Imitation Young Coconut(Buko) Shreds

How much buko cost nowadays? I never know because I usually get it for free. The last time we were out of town one of our company bought a piece for 50 pesos. It was not surprising. The place was a beach. Everything in there were priced higher. Mature coconut from public market with free break and grate is about 20 to 30 pesos. There is no way the price is getting lower unless a massive coconut tree planting campaign is initiated and successfully implemented. However, with the current agricultural situation, rapid industrialization and conversion of lands to housing communities, the project is too far from reality.

So when you encounter a vendor selling buko salad for cheap. Don’t expect it to be from real young coconut. Not even close. I bought twice already. The strands had close resemblance but the color was the opposite. It was translucent white. The white reflection was probably due to added milk. It was deliciously sweet dessert but should not be called buko salad. The best way is buy real unopened buko and made the salad yourself. Opened and shredded are perishable and so there is a danger of food poisoning. It happened to me and my brother once.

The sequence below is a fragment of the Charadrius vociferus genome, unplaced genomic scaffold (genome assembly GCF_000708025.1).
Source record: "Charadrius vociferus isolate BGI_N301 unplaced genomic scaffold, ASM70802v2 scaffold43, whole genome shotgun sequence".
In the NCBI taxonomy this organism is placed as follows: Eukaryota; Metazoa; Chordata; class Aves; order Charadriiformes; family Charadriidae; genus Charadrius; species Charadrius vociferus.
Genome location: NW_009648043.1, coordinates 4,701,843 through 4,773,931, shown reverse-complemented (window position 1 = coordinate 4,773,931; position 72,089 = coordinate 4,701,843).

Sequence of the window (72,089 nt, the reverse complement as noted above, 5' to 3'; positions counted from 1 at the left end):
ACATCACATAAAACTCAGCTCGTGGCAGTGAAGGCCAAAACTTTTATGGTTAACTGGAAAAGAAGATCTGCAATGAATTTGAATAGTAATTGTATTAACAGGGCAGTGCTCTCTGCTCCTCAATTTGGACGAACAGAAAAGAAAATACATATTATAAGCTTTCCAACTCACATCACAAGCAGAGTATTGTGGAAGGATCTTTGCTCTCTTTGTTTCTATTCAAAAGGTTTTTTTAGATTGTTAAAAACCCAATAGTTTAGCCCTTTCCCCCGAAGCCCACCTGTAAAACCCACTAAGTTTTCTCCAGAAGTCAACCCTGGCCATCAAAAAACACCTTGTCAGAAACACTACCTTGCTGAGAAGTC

The strands based on my inference is a firm gel made with pectin. I worked in a food research and development laboratory. One of the gels we were making was similar to it. Pectin is expensive so someone might have invented a cheaper alternative. Maybe it can be successfully manufactured with seaweed extract with the right formulation and appropriate heat. A trick that I never discover yet.

Previously, I experimented with cornstarch and maja blanca making. The result was getting firmer as the starch to water ratio increased. The same result was observed with seaweed extract and gel making. Maybe, just maybe, a gel of near gummy consistency can be achieved. Literature search might give the right answer but trying it for myself is the best.

Tapioca pearl or more popularly known as sago. My childhood favorite, the sago at gulaman. The base ingredient that made Zagu popular. This product can be firm to soggy depending on boiling length. With the right timing, it could be the material for fake young coconut. With added white colorant of course.

Marvin is the lead chocolate maker of Ben and Lyn Chocolate Inc. Has strong background in food research and development. Occasionally conducts training and lectures. Lecturer of Cocoa Foundation of the Philippines. Do coaching and consultancy services on his free time.